Iowa Law Expands Rifle Options for Late-Season Antlerless Hunts

By author of Brow Tines and Backstrap

Proponents tout opportunity and herd control. Critics question new regs

Iowa deer hunters will have additional firearm opportunities this season. Image by CVA

Iowa is the place of dreams for deer hunters. Tags are difficult to draw, but when you do, the state is a big-buck mecca. Now, controversial new rules will also boost opportunities for antlerless deer.

Recently, Iowa Governor Kim Reynolds signed a bill into law expanding deer hunting rifle options for late-season antlerless hunts. The bill quickly soared through the Iowa House and Senate and completed its journey in May.

Per reports, it seems the changes occurred because of deer population densities in some areas and a willingness to increase hunting opportunities. There were also increasingly loud complaints of crop depredation throughout much of the state. Although estimated statewide damages are unknown, agriculturists have complained of lost crop production. Not everyone is happy about the change, though, including Midwest Whitetail Co-Owner and Co-Host Jared Mills. (You can view Midwest Whitetail and Chasing November on Realtree 365.)

“The arguments for these laws getting passed are supposedly increased hunter participation and controlling the deer population,” he said. “I don’t think that we’re adding new hunters through this, or at least not a substantial amount. I think it’s the same hunters that will now just use a different weapon.”

Although some people believe parts of Iowa are overpopulated with deer, Mills doesn’t think so. He believes most hunters and nonhunters agree with that. He acknowledges overpopulation in certain areas, but said that could be addressed more efficiently.

“I would be in favor of depredation tags being issued at a more local level, even down to specific properties,” he said. “I think local game wardens could help in deciding who gets issued those extra tags. The issuing at the state level, with county-wide quotas, doesn’t seem to be an accurate way of allocating those tags.”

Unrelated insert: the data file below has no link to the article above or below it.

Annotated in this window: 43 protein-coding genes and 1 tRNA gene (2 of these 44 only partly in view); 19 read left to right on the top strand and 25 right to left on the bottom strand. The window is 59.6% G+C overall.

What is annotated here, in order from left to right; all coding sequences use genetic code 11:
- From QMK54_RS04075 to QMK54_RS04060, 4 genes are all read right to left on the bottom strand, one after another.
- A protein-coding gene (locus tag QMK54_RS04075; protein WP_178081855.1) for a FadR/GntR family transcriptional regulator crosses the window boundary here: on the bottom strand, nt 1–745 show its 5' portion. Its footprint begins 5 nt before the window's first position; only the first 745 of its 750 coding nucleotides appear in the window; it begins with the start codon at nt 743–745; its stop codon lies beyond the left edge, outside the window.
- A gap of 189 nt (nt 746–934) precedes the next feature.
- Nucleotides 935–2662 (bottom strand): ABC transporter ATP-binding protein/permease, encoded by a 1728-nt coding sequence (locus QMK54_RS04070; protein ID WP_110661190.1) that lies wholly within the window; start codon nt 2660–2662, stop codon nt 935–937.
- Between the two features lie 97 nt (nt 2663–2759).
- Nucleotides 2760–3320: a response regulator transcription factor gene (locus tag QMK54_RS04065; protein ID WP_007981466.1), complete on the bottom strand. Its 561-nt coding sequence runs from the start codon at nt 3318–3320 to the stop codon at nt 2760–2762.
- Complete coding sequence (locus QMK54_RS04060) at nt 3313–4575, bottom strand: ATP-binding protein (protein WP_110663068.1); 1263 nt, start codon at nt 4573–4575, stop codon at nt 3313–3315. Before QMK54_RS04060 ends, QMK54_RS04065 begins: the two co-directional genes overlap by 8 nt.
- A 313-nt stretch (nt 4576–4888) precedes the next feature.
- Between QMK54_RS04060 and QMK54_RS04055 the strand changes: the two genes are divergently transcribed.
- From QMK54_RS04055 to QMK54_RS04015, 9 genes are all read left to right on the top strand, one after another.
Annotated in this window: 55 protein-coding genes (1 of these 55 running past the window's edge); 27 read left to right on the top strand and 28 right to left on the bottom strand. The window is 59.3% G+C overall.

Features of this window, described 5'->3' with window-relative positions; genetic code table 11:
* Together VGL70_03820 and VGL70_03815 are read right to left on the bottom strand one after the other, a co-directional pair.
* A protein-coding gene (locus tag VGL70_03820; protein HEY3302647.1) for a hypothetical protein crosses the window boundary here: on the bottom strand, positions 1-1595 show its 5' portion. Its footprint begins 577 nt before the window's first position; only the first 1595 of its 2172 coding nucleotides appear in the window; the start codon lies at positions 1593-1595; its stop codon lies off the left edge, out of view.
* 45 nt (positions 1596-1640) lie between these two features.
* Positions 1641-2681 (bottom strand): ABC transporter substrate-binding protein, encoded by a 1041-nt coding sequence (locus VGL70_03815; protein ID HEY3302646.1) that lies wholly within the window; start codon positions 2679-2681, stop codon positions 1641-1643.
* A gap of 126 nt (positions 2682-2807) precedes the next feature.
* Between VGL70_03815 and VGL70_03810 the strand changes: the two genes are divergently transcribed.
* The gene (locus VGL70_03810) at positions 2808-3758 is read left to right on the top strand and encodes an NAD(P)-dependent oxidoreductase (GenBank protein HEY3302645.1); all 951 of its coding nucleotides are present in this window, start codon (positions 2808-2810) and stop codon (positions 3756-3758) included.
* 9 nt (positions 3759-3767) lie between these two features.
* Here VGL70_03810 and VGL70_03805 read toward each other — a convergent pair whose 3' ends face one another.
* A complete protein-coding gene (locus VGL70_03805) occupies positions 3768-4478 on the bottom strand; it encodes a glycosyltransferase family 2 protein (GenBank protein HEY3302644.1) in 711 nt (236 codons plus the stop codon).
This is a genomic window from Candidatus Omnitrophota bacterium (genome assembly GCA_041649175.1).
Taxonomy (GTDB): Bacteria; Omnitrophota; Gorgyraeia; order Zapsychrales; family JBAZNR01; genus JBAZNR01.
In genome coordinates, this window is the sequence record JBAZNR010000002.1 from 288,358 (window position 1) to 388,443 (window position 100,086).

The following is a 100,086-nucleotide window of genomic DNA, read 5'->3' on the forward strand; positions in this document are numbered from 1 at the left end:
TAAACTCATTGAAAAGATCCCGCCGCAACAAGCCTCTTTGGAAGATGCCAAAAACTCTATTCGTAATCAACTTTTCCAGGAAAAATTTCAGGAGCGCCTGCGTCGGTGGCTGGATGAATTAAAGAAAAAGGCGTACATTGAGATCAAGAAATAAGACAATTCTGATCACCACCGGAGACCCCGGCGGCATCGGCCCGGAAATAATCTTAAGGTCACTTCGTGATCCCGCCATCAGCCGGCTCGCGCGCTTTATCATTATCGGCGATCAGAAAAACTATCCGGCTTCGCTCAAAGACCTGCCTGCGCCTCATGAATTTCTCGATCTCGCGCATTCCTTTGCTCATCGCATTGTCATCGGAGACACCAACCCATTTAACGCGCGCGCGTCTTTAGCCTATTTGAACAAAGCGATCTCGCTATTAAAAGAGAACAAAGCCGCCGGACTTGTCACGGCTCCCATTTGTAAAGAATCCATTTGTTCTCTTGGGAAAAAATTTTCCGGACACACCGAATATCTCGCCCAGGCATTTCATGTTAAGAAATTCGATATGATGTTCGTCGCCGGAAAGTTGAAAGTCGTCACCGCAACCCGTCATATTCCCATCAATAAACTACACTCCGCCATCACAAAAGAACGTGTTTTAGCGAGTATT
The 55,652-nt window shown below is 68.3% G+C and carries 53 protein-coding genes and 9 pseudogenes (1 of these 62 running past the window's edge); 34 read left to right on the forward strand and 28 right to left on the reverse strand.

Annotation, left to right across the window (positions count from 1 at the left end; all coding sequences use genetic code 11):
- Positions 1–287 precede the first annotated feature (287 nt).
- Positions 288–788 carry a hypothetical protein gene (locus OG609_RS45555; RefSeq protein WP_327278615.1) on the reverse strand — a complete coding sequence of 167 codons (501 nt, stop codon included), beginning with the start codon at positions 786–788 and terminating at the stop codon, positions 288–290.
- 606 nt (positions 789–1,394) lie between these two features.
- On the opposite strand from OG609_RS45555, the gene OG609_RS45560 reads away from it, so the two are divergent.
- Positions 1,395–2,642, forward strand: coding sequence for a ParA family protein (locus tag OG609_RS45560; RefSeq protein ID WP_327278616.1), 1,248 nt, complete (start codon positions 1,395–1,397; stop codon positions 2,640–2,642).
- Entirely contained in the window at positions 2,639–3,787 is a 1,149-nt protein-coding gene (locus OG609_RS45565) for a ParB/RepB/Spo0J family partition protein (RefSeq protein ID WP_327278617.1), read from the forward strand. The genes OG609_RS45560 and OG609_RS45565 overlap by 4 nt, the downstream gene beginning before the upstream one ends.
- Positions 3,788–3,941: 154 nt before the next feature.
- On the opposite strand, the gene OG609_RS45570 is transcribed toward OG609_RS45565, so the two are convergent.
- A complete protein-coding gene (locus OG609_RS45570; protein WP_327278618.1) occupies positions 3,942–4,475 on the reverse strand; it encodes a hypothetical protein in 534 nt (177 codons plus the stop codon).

The new regulation will also include the use of AR-15 rifles during the antlerless season. The law also changes caliber requirements. Previously, rules required bullets to be at least .24 inch in diameter. The new regulation decreases that to .223 inch, which brings many more AR-platform guns into the mix. Other legal requirements include a 16-plus-inch barrel, expanding-type bullets no smaller than .223 and no larger than .500, and a calculated muzzle energy of at least 500 foot-pounds.

The new opportunity will occur in January. Some counties with higher deer populations already had a similar season. However, it will be expanded from the five original counties to include up to 15. It’s yet to be determined which counties will be affected by the change, which will consist of a 12-day season in mid-January.

The law also mandates that antlerless deer licenses will go on sale in counties with remaining tags available in the county quota. According to the law, those tags will go on sale the day after the close of the late muzzleloader season and remain available until the allotment is sold or the season ends, whichever occurs first.

“As for this late antlerless season, unless I travel to a different county, I won’t be hunting with an AR or even participating in the late antlerless season,” Mills said. “The counties that I hunt and the surrounding areas run out of antlerless tags relatively early in the season. I know there are several counties in the state that don’t run out though, so yes, I’m sure there will be hunters in those counties using ARs.”

For those worried about buck harvests, the new law does not apply to antlered deer. Only antlerless whitetails will be permitted. Still, some hunters think this change opens the gate for future expansions.

“I’m not a big fan of any of the recent changes and expansions of weapons and calibers that are allowed,” Mills said. “I don’t think it is a good thing long-term for the deer herd in Iowa. I think the passing of these bills will lead to more being passed with similar outcomes.”

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